Caramel apples or toffee apples are whole apples covered in a layer of caramel. They are created by dipping or rolling apples-on-a-stick in hot caramel, sometimes then rolling them in nuts or other small savories or confections, and allowing them to cool. When these additional ingredients, such as nut toppings, are added, the caramel apple can be called a taffy apple.

<span class="mw-page-title-main">Caramel corn</span> Popcorn coated with caramel

Caramel corn or caramel popcorn is a confection made of popcorn coated with a sugar or molasses based caramel candy shell that is normally less than 1mm thick. Typically a sugar solution or syrup is made and heated until it browns and becomes thick, producing a caramelized candy syrup. This hot candy is then mixed with popped popcorn, and allowed to cool. Sometimes, a candy thermometer is used, as making caramel is time-consuming and requires skill to make well without burning the sugar. The process creates a sweet flavored, crunchy snack food or treat. Some varieties, after coating with the candy syrup, are baked in an oven to crisp the mixture. Mixes of caramel corn sometimes contain nuts, such as peanuts, pecans, almonds, or cashews.

<span class="mw-page-title-main">Taffy (candy)</span> Type of soft candy

Taffy is a type of candy invented in the United States, made by stretching or/and pulling a sticky mass of a soft candy base, made of boiled sugar, butter, vegetable oil, flavorings, and colorings, until it becomes aerated, resulting in a light, fluffy and chewy candy. When this process is complete, the taffy is rolled, cut into small pieces and wrapped in wax paper to keep it soft. It is usually pastel-colored and fruit-flavored, but other flavors are common as well, including molasses and the "classic" (unflavored) taffy.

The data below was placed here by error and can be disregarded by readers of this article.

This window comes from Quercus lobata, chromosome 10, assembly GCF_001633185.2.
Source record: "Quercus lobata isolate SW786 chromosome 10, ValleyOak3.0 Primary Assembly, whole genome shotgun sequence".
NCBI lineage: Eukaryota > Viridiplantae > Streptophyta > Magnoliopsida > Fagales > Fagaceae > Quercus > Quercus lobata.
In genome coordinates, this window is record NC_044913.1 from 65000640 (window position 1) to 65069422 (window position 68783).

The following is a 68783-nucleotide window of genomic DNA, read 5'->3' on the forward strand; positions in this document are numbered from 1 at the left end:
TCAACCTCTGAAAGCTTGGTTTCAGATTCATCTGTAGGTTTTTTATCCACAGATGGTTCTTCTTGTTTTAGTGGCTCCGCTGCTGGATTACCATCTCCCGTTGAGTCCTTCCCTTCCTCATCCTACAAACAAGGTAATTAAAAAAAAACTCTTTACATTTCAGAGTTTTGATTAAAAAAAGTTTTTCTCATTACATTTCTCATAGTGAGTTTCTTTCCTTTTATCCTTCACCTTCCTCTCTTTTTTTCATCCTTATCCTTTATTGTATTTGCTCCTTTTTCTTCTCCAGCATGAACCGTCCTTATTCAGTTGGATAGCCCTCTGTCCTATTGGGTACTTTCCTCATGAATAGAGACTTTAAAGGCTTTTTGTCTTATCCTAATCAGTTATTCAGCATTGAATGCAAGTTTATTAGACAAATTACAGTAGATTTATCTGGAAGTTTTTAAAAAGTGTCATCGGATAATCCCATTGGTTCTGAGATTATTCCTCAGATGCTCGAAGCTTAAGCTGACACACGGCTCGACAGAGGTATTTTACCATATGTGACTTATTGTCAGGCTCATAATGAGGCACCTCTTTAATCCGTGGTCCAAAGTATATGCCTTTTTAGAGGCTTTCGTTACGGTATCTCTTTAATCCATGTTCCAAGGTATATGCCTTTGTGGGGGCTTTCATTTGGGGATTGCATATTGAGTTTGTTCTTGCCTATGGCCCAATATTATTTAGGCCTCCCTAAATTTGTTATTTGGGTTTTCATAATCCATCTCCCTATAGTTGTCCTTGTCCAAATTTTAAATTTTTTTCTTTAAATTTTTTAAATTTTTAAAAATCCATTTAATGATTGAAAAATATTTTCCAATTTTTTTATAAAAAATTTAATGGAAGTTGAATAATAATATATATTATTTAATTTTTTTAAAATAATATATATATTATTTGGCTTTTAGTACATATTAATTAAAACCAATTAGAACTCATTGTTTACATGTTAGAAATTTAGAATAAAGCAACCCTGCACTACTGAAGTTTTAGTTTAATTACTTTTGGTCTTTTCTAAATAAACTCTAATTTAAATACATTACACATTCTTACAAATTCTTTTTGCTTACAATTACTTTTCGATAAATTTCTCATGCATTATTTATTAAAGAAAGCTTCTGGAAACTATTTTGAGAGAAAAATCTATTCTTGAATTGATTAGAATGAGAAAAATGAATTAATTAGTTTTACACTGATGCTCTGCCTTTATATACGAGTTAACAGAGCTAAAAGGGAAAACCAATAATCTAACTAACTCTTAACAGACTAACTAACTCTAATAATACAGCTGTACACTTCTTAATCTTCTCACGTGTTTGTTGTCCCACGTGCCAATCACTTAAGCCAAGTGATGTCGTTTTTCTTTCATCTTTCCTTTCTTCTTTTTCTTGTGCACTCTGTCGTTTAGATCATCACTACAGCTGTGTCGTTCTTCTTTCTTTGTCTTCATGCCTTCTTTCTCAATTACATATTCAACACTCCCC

<span class="mw-page-title-main">Bonfire toffee</span> Type of toffee

Bonfire toffee is a hard, brittle toffee associated with Halloween and Guy Fawkes Night in the United Kingdom. The toffee tastes very strongly of black treacle (molasses), and cheap versions can be quite bitter. In Scotland, the treat is known as claggum, with less sweet versions known as clack. In Wales, it is known as loshin du. The flavour is similar to that of butterscotch.

<span class="mw-page-title-main">Brittle (food)</span> Confection made with nuts

Brittle is a type of confection consisting of flat broken pieces of hard sugar candy embedded with nuts such as pecans, almonds, or peanuts, and which are usually less than 1 cm thick.

<span class="mw-page-title-main">Almond Roca</span> Chocolate-almond-toffee candy

Almond Roca is a brand of chocolate-covered, hard toffee with a coating of ground almonds. It is similar to chocolate-covered English toffee. The candy is manufactured by the Brown & Haley Co. of Tacoma, Washington, founded in 1912 by Harry Brown and J.C. Haley.

<span class="mw-page-title-main">Candy bar</span> Type of sugar confectionery that is in the shape of a bar

A candy bar is a type of candy that is in the shape of a bar. The most common type of candy bar is the chocolate bar, including both bars made of solid chocolate and combination candy bars, which are candy bars that combine chocolate with other ingredients, such as nuts, caramel, nougat, or wafers.


  1. Hughes, Glyn Lloyd (2010). The Foods of England. Tomato. p. 265. ISBN   9780955694837.
  2. McGee, Harold (2004). On Food and Cooking: The Science and Lore of the Kitchen. Scribner. p. 650. ISBN   9780684800011.
  3. "toffee, n. and a.", Oxford English Dictionary Second Edition 1989
  4. "taffy1", Oxford English Dictionary Second Edition 1989
  5. "O Kazakhstan". Genius. 3 November 2006.